Grounding of the bulk carrier Amakusa Island in, British Columbia

This case is from last year, the interesting thing about this incident is the last minute change of plans from a berth to sea plan to berth to anchorage. This change was last minute after the master / pilot exchange. The report points out that the hazard was not detected by the crew while planning the route. In practice a plan made up on the fly is not going to be as thorough as one made on the crew’s schedule.

In fact what this short notice change of plans does is that it makes the crew far more dependent upon the pilot who they may have never met before.

Unfamiliarity of route contributed to July 2014 grounding of the bulk carrier Amakusa Island in Prince Rupert, British Columbia

Richmond, British Columbia, 14 September 2015 — The Transportation Safety Board of Canada (TSB) today released its investigation report (M14P0150) into the 14 July 2014 grounding of the bulk carrier [I]Amakusa Island[/I] in Prince Rupert, British Columbia. There were no injuries or pollution, but the vessel sustained damage to its hull.
The [I]Amakusa Island,[/I] under the conduct of a pilot, ran aground on a charted shoal while approaching an anchorage approximately 11 nautical miles southwest of Prince Rupert, British Columbia. The vessel was refloated on the rising tide approximately 4 hours after the grounding.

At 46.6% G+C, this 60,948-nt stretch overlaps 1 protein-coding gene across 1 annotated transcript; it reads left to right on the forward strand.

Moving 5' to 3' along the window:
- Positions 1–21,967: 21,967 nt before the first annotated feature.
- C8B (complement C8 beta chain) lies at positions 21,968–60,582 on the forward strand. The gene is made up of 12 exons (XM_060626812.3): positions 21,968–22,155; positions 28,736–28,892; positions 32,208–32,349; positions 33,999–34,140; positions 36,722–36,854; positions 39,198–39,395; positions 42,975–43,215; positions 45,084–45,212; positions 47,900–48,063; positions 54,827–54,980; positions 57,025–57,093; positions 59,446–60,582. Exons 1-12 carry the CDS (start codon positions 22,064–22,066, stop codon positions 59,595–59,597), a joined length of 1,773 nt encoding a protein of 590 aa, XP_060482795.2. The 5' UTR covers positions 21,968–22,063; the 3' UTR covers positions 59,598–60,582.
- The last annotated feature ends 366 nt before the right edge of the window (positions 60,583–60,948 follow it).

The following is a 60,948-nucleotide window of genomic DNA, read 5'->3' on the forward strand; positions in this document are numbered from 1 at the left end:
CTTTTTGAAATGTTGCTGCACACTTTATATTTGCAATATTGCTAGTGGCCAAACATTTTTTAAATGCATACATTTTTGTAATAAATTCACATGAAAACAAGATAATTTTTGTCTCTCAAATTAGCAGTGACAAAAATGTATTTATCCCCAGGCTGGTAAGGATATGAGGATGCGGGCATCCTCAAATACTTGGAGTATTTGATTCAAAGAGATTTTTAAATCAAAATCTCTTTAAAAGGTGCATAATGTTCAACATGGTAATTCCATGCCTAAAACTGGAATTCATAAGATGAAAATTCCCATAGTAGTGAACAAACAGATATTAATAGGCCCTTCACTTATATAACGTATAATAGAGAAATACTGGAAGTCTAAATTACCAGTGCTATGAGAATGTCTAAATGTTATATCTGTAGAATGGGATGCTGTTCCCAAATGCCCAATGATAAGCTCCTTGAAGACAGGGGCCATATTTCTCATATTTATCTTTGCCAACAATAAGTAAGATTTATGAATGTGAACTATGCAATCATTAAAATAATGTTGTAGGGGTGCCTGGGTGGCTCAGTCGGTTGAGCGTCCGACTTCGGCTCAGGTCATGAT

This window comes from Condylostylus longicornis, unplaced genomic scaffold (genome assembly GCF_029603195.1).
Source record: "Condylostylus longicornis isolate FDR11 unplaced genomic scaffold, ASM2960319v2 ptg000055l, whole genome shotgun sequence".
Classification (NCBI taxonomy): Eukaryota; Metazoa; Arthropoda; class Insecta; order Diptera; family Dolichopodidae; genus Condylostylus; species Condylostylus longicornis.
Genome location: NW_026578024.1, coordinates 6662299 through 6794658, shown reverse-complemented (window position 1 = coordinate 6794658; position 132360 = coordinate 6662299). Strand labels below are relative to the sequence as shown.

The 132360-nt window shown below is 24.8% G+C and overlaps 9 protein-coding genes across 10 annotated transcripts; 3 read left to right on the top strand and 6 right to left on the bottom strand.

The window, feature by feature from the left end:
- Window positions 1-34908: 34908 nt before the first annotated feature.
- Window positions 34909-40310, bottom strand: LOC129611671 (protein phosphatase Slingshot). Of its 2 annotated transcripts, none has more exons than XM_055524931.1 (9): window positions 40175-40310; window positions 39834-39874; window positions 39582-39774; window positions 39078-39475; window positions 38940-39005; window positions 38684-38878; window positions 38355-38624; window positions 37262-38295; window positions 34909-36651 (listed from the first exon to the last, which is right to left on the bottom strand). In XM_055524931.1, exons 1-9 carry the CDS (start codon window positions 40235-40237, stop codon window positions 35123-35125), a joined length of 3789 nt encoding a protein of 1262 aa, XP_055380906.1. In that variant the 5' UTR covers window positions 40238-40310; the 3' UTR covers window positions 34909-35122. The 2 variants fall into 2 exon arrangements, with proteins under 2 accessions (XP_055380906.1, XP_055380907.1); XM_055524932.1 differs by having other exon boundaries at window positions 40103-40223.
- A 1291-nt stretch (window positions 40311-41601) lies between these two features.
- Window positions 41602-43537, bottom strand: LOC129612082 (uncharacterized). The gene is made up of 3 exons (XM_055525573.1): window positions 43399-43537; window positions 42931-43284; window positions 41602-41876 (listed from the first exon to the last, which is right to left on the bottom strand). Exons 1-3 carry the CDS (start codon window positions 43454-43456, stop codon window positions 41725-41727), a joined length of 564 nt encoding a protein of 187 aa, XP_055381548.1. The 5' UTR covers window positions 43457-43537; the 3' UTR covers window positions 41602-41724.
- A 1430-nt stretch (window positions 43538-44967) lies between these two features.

The investigation found that[U] shortly after the master-pilot exchange prior to departure, the vessel’s charterer directed the master to anchor, as some issues regarding the vessel’s cargo needed to be resolved prior to commencing the voyage to Japan.[/U] The Prince Rupert Port Authority assigned Anchorage 25 to the vessel. Neither the master nor the pilot had previously been to that anchorage, which is southwest of the vessel’s departure position. The route to the anchorage passed in proximity to a charted shoal that was too shallow for the vessel. This shoal was not detected by the bridge team while planning the revised route or while monitoring the vessel’s progress. Additionally, the pilot’s portable pilotage unit was not configured with all of the available route planning and monitoring features to assist in detecting navigational hazards.
Following the occurrence, the Canadian Hydrographic Service updated the chart used in this occurrence. British Columbia Coast Pilots Ltd. reached an agreement with the Pacific Pilotage Authority to require pilots to undergo mandatory assessments at least once every 5 years and improved programs to monitor pilots’ familiarity of the areas under their jurisdiction. For its part, the [I]Amakusa Island’s[/I] management company installed an electronic chart display and information system on board the vessel and initiated training for the crew on various aspects of human performance.
[I]The TSB is an independent agency that investigates marine, pipeline, railway and aviation transportation occurrences. Its sole aim is the advancement of transportation safety. It is not the function of the Board to assign fault or determine civil or criminal liability[/I].
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